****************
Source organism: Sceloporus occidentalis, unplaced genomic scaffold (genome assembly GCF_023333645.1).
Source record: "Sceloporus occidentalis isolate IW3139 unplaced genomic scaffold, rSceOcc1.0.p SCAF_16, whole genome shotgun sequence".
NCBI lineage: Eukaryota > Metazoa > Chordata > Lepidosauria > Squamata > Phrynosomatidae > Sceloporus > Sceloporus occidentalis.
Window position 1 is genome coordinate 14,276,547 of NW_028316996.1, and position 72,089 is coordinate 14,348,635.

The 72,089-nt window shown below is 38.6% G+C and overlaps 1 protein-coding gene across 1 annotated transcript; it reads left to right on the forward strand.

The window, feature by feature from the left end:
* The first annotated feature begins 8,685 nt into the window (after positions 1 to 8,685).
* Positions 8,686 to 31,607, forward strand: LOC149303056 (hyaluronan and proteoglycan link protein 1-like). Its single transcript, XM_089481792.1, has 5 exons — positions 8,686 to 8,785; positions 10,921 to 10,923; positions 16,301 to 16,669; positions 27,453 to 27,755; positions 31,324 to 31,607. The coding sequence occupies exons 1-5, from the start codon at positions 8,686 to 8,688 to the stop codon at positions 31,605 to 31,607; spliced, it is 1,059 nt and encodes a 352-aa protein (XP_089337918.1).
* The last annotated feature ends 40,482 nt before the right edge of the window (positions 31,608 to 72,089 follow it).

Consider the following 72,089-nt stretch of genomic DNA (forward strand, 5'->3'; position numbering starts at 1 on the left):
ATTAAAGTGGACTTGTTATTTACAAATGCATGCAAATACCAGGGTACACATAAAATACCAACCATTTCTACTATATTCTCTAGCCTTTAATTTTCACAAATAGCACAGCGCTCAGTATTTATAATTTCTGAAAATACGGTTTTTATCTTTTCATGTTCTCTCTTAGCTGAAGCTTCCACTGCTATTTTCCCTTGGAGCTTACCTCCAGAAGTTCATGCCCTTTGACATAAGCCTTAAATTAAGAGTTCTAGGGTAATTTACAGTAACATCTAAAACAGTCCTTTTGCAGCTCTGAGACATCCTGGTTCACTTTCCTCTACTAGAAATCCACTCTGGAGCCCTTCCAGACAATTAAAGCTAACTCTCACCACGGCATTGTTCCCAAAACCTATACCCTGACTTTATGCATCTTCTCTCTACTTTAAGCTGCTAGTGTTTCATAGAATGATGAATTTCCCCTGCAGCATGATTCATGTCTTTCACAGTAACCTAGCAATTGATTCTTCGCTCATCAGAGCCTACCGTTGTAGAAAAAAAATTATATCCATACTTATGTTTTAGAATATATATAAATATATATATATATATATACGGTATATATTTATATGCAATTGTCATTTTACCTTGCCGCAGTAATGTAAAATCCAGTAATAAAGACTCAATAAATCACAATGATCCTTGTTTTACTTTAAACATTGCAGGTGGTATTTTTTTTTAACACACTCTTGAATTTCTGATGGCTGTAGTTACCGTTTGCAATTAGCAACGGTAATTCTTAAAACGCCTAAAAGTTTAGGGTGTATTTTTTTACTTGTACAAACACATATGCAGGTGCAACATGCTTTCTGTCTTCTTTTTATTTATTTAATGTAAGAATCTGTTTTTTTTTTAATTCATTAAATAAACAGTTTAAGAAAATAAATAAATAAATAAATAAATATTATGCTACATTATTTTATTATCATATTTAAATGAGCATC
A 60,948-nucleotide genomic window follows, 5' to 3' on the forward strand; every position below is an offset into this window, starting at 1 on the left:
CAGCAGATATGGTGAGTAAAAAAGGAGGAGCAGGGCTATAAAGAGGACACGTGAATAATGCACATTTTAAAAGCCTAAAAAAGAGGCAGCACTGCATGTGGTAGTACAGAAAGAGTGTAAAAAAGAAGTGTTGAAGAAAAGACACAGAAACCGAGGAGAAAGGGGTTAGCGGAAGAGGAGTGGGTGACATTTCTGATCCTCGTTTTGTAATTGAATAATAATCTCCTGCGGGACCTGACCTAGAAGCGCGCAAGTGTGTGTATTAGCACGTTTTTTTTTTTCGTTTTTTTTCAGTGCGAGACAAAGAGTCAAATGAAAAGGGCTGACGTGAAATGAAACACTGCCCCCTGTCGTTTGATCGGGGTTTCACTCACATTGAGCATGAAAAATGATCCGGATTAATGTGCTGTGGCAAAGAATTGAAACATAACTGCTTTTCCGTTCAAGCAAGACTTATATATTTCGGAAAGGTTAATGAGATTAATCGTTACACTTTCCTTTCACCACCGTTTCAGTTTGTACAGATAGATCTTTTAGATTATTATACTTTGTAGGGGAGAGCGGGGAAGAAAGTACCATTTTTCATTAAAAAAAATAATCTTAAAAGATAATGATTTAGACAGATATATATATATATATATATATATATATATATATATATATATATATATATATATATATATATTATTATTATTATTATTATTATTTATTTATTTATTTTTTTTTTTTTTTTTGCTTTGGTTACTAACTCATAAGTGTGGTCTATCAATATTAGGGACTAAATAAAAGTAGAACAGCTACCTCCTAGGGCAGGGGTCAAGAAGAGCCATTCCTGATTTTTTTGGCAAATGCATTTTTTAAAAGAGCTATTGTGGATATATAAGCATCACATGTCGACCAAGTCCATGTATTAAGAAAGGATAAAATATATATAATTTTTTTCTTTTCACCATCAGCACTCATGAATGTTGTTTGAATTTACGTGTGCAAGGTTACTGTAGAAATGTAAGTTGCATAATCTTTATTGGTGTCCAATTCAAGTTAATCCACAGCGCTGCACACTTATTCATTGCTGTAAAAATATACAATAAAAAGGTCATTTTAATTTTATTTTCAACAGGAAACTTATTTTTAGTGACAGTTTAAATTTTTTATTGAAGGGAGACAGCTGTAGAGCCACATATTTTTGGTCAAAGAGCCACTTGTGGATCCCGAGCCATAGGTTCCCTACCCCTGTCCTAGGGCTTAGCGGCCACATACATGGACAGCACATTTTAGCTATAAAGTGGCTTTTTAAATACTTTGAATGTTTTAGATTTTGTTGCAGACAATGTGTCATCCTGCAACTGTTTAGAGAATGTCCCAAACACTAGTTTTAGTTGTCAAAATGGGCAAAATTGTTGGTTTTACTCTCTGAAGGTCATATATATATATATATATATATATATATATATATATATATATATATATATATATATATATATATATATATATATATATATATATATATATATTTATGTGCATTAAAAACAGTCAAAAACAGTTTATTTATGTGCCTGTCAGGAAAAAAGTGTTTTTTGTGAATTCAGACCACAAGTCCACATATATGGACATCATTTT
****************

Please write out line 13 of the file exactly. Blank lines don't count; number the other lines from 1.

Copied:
CAGCAGATATGGTGAGTAAAAAAGGAGGAGCAGGGCTATAAAGAGGACACGTGAATAATGCACATTTTAAAAGCCTAAAAAAGAGGCAGCACTGCATGTGGTAGTACAGAAAGAGTGTAAAAAAGAAGTGTTGAAGAAAAGACACAGAAACCGAGGAGAAAGGGGTTAGCGGAAGAGGAGTGGGTGACATTTCTGATCCTCGTTTTGTAATTGAATAATAATCTCCTGCGGGACCTGACCTAGAAGCGCGCAAGTGTGTGTATTAGCACGTTTTTTTTTTTCGTTTTTTTTCAGTGCGAGACAAAGAGTCAAATGAAAAGGGCTGACGTGAAATGAAACACTGCCCCCTGTCGTTTGATCGGGGTTTCACTCACATTGAGCATGAAAAATGATCCGGATTAATGTGCTGTGGCAAAGAATTGAAACATAACTGCTTTTCCGTTCAAGCAAGACTTATATATTTCGGAAAGGTTAATGAGATTAATCGTTACACTTTCCTTTCACCACCGTTTCAGTTTGTACAGATAGATCTTTTAGATTATTATACTTTGTAGGGGAGAGCGGGGAAGAAAGTACCATTTTTCATTAAAAAAAATAATCTTAAAAGATAATGATTTAGACAGATATATATATATATATATATATATATATATATATATATATATATATATATATATATATATATTATTATTATTATTATTATTATTTATTTATTTATTTTTTTTTTTTTTTTTGCTTTGGTTACTAACTCATAAGTGTGGTCTATCAATATTAGGGACTAAATAAAAGTAGAACAGCTACCTCCTAGGGCAGGGGTCAAGAAGAGCCATTCCTGATTTTTTTGGCAAATGCATTTTTTAAAAGAGCTATTGTGGATATATAAGCATCACATGTCGACCAAGTCCATGTATTAAGAAAGGATAAAATATATATAATTTTTTTCTTTTCACCATCAGCACTCATGAATGTTGTTTGAATTTACGTGTGCAAGGTTACTGTAGAAATGTAAGTTGCATAATCTTTATTGGTGTCCAATTCAAGTTAATCCACAGCGCTGCACACTTATTCATTGCTGTAAAAATATACAATAAAAAGGTCATTTTAATTTTATTTTCAACAGGAAACTTATTTTTAGTGACAGTTTAAATTTTTTATTGAAGGGAGACAGCTGTAGAGCCACATATTTTTGGTCAAAGAGCCACTTGTGGATCCCGAGCCATAGGTTCCCTACCCCTGTCCTAGGGCTTAGCGGCCACATACATGGACAGCACATTTTAGCTATAAAGTGGCTTTTTAAATACTTTGAATGTTTTAGATTTTGTTGCAGACAATGTGTCATCCTGCAACTGTTTAGAGAATGTCCCAAACACTAGTTTTAGTTGTCAAAATGGGCAAAATTGTTGGTTTTACTCTCTGAAGGTCATATATATATATATATATATATATATATATATATATATATATATATATATATATATATATATATATATATATATATATATATATATATATATTTATGTGCATTAAAAACAGTCAAAAACAGTTTATTTATGTGCCTGTCAGGAAAAAAGTGTTTTTTGTGAATTCAGACCACAAGTCCACATATATGGACATCATTTT